ECONOMY

In Brief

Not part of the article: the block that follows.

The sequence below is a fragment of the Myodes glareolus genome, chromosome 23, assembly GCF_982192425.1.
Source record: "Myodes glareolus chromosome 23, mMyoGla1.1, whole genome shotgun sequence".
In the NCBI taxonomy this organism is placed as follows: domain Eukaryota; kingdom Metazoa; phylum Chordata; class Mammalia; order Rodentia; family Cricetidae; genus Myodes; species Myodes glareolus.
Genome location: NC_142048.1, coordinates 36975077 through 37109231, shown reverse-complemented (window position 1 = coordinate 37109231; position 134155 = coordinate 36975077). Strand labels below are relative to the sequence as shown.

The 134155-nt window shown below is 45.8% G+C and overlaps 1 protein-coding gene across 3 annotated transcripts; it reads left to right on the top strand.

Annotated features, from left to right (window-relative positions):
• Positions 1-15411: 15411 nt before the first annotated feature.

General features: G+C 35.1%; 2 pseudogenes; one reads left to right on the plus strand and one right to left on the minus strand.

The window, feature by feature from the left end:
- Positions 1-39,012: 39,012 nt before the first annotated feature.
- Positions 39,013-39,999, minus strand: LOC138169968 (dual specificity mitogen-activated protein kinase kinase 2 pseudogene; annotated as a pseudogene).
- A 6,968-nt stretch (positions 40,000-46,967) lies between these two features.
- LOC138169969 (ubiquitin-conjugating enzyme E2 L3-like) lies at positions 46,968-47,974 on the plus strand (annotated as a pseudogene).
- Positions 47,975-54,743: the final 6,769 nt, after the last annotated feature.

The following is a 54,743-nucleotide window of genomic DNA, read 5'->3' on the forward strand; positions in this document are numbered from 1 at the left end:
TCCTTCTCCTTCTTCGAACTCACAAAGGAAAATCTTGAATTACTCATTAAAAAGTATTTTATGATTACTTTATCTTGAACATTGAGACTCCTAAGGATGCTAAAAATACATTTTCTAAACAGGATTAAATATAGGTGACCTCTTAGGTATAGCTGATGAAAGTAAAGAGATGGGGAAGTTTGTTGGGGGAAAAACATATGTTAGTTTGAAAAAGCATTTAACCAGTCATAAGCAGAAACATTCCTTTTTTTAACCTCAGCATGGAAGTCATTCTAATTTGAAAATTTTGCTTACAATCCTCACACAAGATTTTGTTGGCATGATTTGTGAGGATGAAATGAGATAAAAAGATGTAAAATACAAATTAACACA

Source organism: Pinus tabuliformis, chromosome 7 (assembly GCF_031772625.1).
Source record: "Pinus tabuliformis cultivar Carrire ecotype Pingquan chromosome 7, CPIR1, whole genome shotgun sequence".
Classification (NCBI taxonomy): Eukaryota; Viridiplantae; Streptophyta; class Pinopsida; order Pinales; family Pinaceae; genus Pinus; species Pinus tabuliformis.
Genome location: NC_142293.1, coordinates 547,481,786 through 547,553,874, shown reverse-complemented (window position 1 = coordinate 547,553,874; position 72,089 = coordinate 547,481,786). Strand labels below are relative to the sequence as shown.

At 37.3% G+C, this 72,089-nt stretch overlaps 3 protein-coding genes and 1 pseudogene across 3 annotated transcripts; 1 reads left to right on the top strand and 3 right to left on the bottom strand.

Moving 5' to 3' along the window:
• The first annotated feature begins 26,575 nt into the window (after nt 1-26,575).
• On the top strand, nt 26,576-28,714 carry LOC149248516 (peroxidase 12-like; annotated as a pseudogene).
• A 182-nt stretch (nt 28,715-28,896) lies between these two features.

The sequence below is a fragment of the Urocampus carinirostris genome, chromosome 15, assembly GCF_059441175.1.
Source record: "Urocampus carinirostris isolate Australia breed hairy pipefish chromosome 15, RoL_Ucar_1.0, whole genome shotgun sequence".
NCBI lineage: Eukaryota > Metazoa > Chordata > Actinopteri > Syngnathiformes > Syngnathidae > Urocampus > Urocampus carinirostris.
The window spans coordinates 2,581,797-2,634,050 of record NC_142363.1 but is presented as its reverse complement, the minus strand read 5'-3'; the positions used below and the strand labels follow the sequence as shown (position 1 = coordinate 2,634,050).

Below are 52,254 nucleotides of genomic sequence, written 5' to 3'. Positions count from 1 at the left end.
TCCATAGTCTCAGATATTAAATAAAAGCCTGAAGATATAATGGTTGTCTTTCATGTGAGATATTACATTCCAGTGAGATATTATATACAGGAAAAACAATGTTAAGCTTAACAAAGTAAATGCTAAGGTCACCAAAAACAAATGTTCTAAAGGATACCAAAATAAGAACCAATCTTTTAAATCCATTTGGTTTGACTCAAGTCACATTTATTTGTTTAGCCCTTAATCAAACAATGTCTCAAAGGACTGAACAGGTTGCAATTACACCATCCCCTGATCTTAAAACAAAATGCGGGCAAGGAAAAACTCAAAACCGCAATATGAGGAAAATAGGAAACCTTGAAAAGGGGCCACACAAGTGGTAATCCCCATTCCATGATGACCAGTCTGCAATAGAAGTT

Sentiment in Cyprus declines in March after February rise Economic sentiment in Cyprus, the euro area’s second-smallest economy, declined 6.1 points in March to 62.2 points after rising in February, the Economic Research Center of the University of Cyprus said. «The decline of the economic sentiment indicator is attributed to the deterioration of the environment in the service sector, following negative assessments by businesses regarding the demand for their services in the last quarter and the prospects of demand over the next three months,» the center said yesterday in an e-mailed statement. The situation in services is expected to deteriorate further before it rebounds in the autumn this year, Costas Christofides, deputy director of the Cyprus Federation of Employers and Industrialists, said in a phone interview yesterday. «Things are not as good as they used to be for the tourism industry and the business services sector which represent the bulk of the service sector,» he said. «We hope that a recovery of the European economy can help the tourism sector recover in its peak season months of July and August.» (Bloomberg) Ellaktor net profits fall; recession hits construction Greece’s largest construction group Ellaktor said yesterday 2009 net profits fell 31.5 percent, hurt by a one-off corporate tax and the recession which has hit construction and concession business. The contractor said net profits dropped to 64.9 million euros ($87.24 million) from 94.8 million euros in the same period a year ago. Excluding the one-off tax, net profits came to 72.9 million euros. The contractor, which receives tolls as operator of the Athens ring road Attiki Odos, said turnover rose 18.6 percent to 2.3 billion euros. Ellaktor said it had a 4.1-billion-euro backlog of projects. It will propose a 0.10-euro-per-share dividend on 2009 profits. The stock trades at 8.3 times estimated 2010 earnings, compared with a multiple of 14.3 for France’s Vinci, data from Thomson Reuters showed. (Reuters) Romanian rates Romania’s central bank cut its benchmark interest rate by 50 basis points to a record low 6.5 percent yesterday, as expected, lending a helping hand to what economists say is a sluggish economic recovery. Recent data suggest the economy may still be in recession in the first quarter and inflation resumed its downward trend in February, signaling there was more room to ease monetary policy. Analysts expect the central bank to cut rates further in May, but say the room for more easing was limited by risks to inflation stemming from government-regulated prices. Borrowing costs have come down 375 basis points over the past 12 months but remain the highest in the European Union. (Reuters) Producer prices Greek producer prices rose 6.7 percent year-on-year in February, pushed higher by increased energy costs compared to the same period last year, the National Statistical Service said yesterday. The 12-month average annual fall in producer price inflation slowed to 4.1 percent from 5.1 percent in January. Greek consumer price inflation accelerated to an annual 2.8 percent pace in February. (Reuters)